“They’re not party to the claim, they oversee the claim. So when we submit reports they have the ability to ask questions and recently we’ve had some hold-ups in that process due to that oversight group asking some questions and delaying us, which has meant we’ve had to delay bargaining.
The claim has been filed with 15 employers, covering about a third of the workforce, and workers are hopeful under the funded framework agreement that any agreement will extend to the entire sector.
However, Woolley said work from the Public Service Commission to allow for this extension had not started yet.
“Of course we want all of the 65,000 workers that were covered on the original claim covered by this claim, we want them all to receive the pay equity settlement at the same time, but that’s all up in the air.
“We haven’t heard a plan around that, we haven’t had the validation process commence yet which is a bit ridiculous to us because it’s really important that all workers get the settlement at the same time.”
The framework is government policy, not law.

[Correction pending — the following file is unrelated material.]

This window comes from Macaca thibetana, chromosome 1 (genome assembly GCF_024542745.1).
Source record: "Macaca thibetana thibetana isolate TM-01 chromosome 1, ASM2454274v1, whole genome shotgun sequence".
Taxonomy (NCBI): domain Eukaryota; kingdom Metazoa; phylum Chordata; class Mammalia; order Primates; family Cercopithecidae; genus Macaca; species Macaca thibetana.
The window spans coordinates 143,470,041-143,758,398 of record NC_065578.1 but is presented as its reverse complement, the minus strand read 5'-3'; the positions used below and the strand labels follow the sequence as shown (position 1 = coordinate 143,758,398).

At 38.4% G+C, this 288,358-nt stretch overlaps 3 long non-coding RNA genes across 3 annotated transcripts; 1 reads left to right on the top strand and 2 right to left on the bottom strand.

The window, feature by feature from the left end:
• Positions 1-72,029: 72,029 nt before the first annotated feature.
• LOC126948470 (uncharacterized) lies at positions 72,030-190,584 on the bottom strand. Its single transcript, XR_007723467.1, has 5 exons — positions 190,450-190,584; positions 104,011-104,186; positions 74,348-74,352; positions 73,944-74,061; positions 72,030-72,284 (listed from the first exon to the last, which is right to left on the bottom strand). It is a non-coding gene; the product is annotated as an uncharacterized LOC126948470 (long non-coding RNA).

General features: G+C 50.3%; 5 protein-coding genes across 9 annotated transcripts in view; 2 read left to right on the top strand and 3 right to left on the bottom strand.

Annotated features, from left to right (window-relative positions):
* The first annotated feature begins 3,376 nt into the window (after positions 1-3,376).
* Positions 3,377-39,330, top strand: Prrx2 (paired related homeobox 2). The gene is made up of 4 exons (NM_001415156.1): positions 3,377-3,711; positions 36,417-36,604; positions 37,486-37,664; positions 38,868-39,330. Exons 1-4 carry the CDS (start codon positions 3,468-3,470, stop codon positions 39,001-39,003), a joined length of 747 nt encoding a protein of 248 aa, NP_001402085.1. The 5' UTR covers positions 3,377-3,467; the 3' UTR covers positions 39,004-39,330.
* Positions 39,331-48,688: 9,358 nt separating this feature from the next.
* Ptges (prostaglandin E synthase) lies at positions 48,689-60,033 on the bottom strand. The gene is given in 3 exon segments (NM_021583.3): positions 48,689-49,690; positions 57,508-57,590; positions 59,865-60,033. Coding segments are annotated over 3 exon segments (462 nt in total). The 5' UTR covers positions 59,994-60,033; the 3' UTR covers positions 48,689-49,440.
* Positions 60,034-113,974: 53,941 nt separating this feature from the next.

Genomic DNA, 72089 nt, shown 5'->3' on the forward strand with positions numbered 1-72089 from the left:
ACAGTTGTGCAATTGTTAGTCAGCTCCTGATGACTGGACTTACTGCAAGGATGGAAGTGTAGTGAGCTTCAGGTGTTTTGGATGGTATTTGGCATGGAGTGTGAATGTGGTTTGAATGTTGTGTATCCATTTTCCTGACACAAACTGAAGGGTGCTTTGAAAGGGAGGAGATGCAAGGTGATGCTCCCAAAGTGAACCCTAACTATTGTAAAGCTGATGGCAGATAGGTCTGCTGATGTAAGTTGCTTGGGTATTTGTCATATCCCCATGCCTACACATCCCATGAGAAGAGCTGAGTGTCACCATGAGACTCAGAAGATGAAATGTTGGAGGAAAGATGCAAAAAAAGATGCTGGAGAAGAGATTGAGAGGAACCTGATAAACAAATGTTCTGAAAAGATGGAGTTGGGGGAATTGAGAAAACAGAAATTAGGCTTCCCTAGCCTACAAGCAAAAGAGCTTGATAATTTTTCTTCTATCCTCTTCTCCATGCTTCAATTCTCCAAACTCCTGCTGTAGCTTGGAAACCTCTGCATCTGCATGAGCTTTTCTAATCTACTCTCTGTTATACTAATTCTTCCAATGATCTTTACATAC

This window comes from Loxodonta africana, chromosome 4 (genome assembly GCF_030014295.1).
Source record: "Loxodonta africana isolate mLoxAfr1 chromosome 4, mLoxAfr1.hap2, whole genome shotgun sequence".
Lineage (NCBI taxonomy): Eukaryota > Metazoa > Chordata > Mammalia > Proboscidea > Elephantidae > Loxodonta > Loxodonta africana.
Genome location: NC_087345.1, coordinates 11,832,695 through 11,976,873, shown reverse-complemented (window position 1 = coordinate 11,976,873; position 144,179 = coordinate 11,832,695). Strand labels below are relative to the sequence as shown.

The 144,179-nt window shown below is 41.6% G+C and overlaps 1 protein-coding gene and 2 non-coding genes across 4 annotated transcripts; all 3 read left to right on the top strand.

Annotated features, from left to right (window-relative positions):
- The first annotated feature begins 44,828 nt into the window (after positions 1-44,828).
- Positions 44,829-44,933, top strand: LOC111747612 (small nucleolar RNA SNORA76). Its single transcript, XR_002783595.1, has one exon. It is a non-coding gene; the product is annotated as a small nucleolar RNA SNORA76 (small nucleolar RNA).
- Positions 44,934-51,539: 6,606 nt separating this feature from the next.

Alongside this pay equity claim another similar claim for managers and coordinators within the sector was moving much slower.
“For example they’ll ring up a support worker to say ‘Can you go see Mr Smith between 7pm and 8pm and this is what needs to happen’, or they’re the people that will turn up when [a client] has been violent.
“They’re the people that manage the budgets, that type of thing … they are the people in one way or another, providing support to those care and support workers.”
“Because of the limited funding received, many of these workers do their job at or just above the minimum wage. Not by choice, but as a result of poor funding decisions by a government without a heart.” – Peter Reynolds, NZ Disability Support Network
She said delays with Te Whatu Ora and Whaikaha had lead to slow progress for this claim, which meant care and support worker managers may end up being paid less than the people they were managing.